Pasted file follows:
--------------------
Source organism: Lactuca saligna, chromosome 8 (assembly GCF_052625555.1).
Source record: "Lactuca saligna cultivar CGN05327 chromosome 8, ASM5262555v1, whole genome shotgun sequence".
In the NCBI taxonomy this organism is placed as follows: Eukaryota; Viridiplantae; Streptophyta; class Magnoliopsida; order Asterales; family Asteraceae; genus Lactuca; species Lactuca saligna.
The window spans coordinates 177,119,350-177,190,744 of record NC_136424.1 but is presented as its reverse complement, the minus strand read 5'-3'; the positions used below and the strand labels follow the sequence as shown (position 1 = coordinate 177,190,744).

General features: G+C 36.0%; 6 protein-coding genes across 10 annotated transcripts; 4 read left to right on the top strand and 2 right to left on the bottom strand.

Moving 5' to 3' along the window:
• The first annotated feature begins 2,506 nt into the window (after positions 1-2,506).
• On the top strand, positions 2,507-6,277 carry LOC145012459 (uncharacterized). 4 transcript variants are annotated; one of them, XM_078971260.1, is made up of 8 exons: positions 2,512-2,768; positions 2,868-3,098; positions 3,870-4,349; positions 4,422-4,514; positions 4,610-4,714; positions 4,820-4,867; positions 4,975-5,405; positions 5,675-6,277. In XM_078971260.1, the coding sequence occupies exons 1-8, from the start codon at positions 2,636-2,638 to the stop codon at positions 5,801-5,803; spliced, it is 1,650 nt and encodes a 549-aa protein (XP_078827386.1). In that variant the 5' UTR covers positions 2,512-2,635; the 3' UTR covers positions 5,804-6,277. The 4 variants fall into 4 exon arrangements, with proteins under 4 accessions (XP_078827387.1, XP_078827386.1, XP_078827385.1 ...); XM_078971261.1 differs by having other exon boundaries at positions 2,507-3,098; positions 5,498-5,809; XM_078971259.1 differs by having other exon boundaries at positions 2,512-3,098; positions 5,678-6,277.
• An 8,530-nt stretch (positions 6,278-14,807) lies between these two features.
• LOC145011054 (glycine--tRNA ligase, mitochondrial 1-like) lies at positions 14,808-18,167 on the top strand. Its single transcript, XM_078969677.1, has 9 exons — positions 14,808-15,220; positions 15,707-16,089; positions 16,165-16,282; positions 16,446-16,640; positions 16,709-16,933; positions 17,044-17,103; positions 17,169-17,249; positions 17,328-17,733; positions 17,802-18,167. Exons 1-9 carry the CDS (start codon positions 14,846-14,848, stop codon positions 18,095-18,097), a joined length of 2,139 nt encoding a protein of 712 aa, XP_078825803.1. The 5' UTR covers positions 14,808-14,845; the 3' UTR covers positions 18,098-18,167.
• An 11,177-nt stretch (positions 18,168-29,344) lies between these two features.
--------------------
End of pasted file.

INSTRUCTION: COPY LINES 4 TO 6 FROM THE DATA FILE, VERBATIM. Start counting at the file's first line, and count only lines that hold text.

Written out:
The window spans coordinates 177,119,350-177,190,744 of record NC_136424.1 but is presented as its reverse complement, the minus strand read 5'-3'; the positions used below and the strand labels follow the sequence as shown (position 1 = coordinate 177,190,744).

General features: G+C 36.0%; 6 protein-coding genes across 10 annotated transcripts; 4 read left to right on the top strand and 2 right to left on the bottom strand.

Moving 5' to 3' along the window: